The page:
Defining the Common Good: Empire, Religion and Philosophy in Eighteenth-Century Britain

Review of Metaphysics 49 (4):936-938 (1996)

Abstract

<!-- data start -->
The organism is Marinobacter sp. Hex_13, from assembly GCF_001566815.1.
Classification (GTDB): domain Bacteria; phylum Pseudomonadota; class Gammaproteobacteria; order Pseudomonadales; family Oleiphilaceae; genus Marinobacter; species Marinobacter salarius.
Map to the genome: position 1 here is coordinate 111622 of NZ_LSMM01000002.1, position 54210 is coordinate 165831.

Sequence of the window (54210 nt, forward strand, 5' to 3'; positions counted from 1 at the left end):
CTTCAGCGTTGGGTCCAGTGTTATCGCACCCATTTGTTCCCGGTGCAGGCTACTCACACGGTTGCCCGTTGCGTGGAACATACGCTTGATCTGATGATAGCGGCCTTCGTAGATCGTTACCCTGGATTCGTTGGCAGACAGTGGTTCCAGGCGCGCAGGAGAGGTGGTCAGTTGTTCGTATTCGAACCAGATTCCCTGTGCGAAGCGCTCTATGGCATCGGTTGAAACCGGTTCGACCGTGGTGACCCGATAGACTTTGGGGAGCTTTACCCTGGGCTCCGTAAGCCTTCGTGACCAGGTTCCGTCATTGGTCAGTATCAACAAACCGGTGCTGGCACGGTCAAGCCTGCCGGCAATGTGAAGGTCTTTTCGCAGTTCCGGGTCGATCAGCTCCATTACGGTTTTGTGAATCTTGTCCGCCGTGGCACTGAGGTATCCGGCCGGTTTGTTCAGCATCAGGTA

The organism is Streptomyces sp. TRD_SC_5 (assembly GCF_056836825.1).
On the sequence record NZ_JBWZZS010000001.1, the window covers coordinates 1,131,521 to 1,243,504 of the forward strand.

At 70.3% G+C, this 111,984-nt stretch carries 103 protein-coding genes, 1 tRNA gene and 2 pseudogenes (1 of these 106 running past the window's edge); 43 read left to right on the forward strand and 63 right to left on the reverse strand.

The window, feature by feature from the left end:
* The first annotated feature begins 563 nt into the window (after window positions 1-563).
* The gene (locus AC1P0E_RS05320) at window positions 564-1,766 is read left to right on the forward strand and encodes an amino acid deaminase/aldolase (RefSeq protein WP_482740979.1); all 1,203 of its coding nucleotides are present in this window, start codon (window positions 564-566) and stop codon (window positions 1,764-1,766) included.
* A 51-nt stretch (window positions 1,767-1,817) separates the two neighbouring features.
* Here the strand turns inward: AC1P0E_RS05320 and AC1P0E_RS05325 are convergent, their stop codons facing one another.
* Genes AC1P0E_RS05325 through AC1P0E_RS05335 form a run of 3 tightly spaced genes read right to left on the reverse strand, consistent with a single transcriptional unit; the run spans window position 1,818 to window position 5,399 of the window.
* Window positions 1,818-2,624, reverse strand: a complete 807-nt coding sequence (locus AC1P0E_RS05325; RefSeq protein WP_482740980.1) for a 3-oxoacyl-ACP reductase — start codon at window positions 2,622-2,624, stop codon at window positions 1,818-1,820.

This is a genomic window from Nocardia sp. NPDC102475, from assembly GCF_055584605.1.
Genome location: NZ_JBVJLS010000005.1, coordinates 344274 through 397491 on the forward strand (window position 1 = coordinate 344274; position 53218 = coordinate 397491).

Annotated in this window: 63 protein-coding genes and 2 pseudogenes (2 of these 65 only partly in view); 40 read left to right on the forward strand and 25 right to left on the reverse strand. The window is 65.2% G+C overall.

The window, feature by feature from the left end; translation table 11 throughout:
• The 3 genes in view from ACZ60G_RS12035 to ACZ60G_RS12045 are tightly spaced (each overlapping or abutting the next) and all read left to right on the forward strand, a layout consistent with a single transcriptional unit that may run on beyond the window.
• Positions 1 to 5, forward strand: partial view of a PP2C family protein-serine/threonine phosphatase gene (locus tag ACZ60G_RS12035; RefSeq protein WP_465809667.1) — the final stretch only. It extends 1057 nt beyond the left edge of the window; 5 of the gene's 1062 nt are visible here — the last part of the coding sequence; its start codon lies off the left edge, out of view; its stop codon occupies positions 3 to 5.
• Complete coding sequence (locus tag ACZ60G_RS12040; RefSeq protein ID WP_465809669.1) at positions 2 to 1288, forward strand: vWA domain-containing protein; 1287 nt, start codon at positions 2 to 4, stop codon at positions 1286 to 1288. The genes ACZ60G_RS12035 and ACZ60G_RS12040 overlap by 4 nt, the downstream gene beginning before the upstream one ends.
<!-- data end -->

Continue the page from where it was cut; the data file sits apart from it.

The subtitle of this work better indicates its content than the lead title itself. The author is more interested in those social and political structures which promote the common good than he is in the concept itself, although the text is not lacking in philosophical analysis. In a first chapter Cicero is allowed to frame the issues which Miller subsequently explores in the thought of Pitt, Abercromby, Pownall, Rutherforth, Brown, Priestley, Locke, Hume, Price, and in the thought of many others. Liberty, law, security, patriotism, colonization, toleration, and the role of religion in promoting the common good are topics frequently addressed by the eighteenth century authors considered. The level of political discourse in eighteenth century Britain is shown to be serious, achieving a depth rivaling ancient Rome itself.

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